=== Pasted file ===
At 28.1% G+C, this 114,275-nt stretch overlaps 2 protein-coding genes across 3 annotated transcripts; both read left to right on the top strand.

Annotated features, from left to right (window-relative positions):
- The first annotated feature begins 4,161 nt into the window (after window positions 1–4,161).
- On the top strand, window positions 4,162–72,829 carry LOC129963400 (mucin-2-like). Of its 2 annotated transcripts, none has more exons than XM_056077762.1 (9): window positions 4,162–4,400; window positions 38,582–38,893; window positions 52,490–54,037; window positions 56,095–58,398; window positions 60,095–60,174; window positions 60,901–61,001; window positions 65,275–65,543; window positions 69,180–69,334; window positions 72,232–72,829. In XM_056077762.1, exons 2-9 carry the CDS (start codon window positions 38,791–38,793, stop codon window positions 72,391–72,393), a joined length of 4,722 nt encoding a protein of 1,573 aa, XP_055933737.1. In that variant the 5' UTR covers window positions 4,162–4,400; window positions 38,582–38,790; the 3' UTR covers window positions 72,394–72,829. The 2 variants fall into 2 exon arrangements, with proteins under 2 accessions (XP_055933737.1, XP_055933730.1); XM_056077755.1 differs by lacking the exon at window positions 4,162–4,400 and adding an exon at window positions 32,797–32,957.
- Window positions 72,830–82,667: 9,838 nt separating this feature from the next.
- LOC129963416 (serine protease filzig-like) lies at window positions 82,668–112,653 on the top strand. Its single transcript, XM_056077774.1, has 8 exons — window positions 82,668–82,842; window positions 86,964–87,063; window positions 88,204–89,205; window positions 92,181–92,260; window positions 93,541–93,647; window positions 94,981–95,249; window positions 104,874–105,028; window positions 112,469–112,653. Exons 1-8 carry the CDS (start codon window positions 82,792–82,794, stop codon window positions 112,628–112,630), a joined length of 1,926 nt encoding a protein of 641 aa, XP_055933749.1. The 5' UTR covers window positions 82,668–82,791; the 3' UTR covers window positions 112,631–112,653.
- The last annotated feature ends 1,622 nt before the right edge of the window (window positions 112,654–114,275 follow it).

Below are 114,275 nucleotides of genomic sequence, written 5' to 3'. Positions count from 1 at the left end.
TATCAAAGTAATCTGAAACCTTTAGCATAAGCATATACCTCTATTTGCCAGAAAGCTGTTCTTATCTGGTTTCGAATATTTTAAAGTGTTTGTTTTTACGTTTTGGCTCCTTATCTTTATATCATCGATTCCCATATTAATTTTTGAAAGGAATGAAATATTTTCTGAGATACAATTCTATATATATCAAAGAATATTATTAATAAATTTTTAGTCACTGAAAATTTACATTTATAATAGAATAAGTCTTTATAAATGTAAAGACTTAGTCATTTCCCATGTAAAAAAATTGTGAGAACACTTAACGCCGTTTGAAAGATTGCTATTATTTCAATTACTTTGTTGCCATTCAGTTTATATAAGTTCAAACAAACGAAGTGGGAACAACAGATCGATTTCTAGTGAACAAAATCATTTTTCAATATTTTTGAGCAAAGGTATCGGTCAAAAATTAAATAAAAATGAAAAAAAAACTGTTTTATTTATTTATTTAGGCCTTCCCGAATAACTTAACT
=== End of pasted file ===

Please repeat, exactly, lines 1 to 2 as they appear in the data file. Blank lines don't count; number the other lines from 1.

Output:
At 28.1% G+C, this 114,275-nt stretch overlaps 2 protein-coding genes across 3 annotated transcripts; both read left to right on the top strand.

Annotated features, from left to right (window-relative positions):